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Will Sunshine Fix Pharmaceutical Payments To Doctors?

For years, the medical and pharmaceutical industries have come under fire for the gifts and money that flows from drug makers to doctors. Amid concerns that doctors will develop biases and steer patients to certain medications or medical devices, the federal government and others are turning to a time-tested solution: sunlight.

Starting in September 2014, the payments and gifts that pharmaceutical and medical device companies make to doctors will be in a searchable database that will be available to the public. The database, which has been delayed as regulations are finalized, is the result of the Physician Payment Sunshine Act, a 2010 law that required the disclosure of financial ties between manufacturers and medicine.

The Problem With Payments

Accepting payments from pharmaceutical companies is not necessarily illegal, although it can raise ethical concerns. Kickbacks – using money or other things of value to influence health care decisions – are illegal for federal health care services.

In one recent large case, a psychiatrist was accused of receiving illegal kickbacks from pharmaceutical companies and submitting false claims to Medicare and Medicaid for anti-psychotic patients. The doctor was alleged to have routinely prescribed the medication based on kickbacks and not the patients’ needs. His heavy reliance on the drug was linked to at least three deaths – a doctor malpractice issue.

One idea behind the Sunshine Act is that by making the financial relationships between the drug and medical device industry public, illegal kickbacks could be curbed. As the celebrated U.S. Supreme Court justice Louis Brandeis wrote 100 years ago, “sunlight is said to be the best of disinfectants.”

How The New Law Works

The new law requires drug and medical device companies to disclose payments made to doctors, teaching hospitals and health advocacy groups. Under the law, companies must disclose payments of more than $10 for contributions such as:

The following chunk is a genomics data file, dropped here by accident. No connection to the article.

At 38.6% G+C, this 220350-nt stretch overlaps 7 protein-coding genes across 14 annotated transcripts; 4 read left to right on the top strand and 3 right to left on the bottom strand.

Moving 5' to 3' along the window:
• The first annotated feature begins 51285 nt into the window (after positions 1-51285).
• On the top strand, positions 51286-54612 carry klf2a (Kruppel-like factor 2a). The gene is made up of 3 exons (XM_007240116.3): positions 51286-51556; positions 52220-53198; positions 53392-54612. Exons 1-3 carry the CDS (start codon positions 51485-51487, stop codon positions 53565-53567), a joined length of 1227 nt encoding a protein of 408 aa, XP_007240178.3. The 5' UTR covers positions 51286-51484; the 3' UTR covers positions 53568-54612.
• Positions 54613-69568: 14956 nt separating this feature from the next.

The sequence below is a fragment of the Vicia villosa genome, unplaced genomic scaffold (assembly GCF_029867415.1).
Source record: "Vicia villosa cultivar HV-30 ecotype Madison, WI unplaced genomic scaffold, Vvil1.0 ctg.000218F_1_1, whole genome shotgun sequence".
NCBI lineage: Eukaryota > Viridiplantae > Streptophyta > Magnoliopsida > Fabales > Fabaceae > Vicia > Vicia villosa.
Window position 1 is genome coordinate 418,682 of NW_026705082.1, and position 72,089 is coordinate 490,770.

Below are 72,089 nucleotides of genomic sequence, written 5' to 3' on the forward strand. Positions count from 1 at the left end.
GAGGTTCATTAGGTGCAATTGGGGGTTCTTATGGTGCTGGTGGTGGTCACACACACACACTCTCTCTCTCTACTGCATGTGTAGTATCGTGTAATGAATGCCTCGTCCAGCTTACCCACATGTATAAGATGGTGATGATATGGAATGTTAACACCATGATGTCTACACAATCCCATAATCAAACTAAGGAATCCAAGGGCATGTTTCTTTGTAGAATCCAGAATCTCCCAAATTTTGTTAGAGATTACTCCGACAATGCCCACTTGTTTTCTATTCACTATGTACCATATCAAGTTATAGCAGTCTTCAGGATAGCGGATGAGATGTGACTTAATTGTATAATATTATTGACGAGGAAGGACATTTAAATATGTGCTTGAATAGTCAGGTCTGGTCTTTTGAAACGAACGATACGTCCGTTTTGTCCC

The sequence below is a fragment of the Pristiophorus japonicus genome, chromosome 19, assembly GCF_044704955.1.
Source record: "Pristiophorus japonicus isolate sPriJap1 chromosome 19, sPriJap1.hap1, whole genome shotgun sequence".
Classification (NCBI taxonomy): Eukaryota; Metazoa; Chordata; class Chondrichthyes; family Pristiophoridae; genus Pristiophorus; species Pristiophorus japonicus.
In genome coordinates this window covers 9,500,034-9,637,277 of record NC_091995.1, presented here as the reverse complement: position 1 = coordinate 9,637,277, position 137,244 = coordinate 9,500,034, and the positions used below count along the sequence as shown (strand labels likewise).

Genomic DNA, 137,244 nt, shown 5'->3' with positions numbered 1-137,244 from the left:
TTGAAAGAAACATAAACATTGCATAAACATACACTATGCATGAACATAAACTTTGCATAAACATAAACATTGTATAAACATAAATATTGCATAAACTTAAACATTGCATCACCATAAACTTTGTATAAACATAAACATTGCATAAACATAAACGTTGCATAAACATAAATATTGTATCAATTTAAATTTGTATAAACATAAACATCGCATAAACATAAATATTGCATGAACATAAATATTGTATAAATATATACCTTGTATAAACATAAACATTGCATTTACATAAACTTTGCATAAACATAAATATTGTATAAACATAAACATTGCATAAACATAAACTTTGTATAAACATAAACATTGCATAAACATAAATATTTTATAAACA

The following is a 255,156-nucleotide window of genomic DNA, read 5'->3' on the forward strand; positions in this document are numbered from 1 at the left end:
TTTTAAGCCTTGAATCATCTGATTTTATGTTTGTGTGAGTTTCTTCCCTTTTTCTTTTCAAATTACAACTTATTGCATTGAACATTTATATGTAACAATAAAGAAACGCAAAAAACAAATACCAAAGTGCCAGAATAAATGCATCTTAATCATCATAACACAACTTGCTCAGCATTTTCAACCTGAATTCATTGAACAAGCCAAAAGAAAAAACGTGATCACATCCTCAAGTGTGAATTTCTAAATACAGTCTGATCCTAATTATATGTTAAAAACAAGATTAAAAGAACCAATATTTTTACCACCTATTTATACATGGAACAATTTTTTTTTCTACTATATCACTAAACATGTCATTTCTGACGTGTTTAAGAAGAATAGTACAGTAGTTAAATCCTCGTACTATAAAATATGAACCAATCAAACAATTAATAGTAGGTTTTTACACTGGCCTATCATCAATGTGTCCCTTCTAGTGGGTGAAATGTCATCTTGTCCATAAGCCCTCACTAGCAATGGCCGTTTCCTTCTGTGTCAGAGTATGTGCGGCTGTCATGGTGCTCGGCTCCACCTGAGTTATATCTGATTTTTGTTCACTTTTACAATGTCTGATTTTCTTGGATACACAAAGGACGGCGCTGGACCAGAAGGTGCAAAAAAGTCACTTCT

• Food
  • Entertainment
  • Gifts
  • Consulting fees
  • Research funding or conference funding
  • Stock options

Implementation of the law has been delayed because of pharmaceutical and medical industry concerns. Now, manufacturers will not have to track buffet meals or cups of coffee, for example, but other meals must be recorded. Companies were supposed to begin data collection in 2012. The new deadline is Aug. 1, 2013. The data will become available to the public on Sept. 30, 2014.

Other Databases Available

The planned database is not the first attempt to shed light on the complex financial relationships between doctors and drug and device manufacturers.

ProPublica, the investigative journalism organization, says that 12 companies already publicize information about payments. ProPublica created a database that allows patients to see what their doctor has received. The group’s database shows $89.4 million in payments to California practitioners.

To learn more about the Sunshine Act, pharmaceutical companies and medicine, contact the northern California medical malpractice attorneys at CMA by calling (408) 289-1417.

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